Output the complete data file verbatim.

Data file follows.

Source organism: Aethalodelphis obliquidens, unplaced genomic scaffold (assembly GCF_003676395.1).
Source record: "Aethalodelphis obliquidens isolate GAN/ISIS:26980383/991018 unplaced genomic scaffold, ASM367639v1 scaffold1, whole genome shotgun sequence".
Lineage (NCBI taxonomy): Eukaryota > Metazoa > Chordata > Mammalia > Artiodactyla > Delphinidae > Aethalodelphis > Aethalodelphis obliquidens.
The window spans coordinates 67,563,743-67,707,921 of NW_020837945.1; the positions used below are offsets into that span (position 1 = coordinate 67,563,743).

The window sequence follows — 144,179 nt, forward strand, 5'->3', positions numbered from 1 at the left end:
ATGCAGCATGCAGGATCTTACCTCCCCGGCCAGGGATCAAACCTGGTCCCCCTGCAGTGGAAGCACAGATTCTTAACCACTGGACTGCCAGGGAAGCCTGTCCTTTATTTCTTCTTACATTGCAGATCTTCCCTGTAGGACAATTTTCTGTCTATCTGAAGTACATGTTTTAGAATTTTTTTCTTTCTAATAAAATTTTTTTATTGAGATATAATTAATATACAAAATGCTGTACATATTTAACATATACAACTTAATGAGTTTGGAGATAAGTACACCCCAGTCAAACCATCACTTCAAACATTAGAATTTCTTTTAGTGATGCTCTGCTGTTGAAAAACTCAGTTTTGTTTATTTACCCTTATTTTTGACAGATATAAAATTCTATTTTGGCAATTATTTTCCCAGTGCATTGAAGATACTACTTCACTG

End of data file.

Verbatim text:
Source organism: Aethalodelphis obliquidens, unplaced genomic scaffold (assembly GCF_003676395.1).
Source record: "Aethalodelphis obliquidens isolate GAN/ISIS:26980383/991018 unplaced genomic scaffold, ASM367639v1 scaffold1, whole genome shotgun sequence".
Lineage (NCBI taxonomy): Eukaryota > Metazoa > Chordata > Mammalia > Artiodactyla > Delphinidae > Aethalodelphis > Aethalodelphis obliquidens.
The window spans coordinates 67,563,743-67,707,921 of NW_020837945.1; the positions used below are offsets into that span (position 1 = coordinate 67,563,743).

The window sequence follows — 144,179 nt, forward strand, 5'->3', positions numbered from 1 at the left end:
ATGCAGCATGCAGGATCTTACCTCCCCGGCCAGGGATCAAACCTGGTCCCCCTGCAGTGGAAGCACAGATTCTTAACCACTGGACTGCCAGGGAAGCCTGTCCTTTATTTCTTCTTACATTGCAGATCTTCCCTGTAGGACAATTTTCTGTCTATCTGAAGTACATGTTTTAGAATTTTTTTCTTTCTAATAAAATTTTTTTATTGAGATATAATTAATATACAAAATGCTGTACATATTTAACATATACAACTTAATGAGTTTGGAGATAAGTACACCCCAGTCAAACCATCACTTCAAACATTAGAATTTCTTTTAGTGATGCTCTGCTGTTGAAAAACTCAGTTTTGTTTATTTACCCTTATTTTTGACAGATATAAAATTCTATTTTGGCAATTATTTTCCCAGTGCATTGAAGATACTACTTCACTG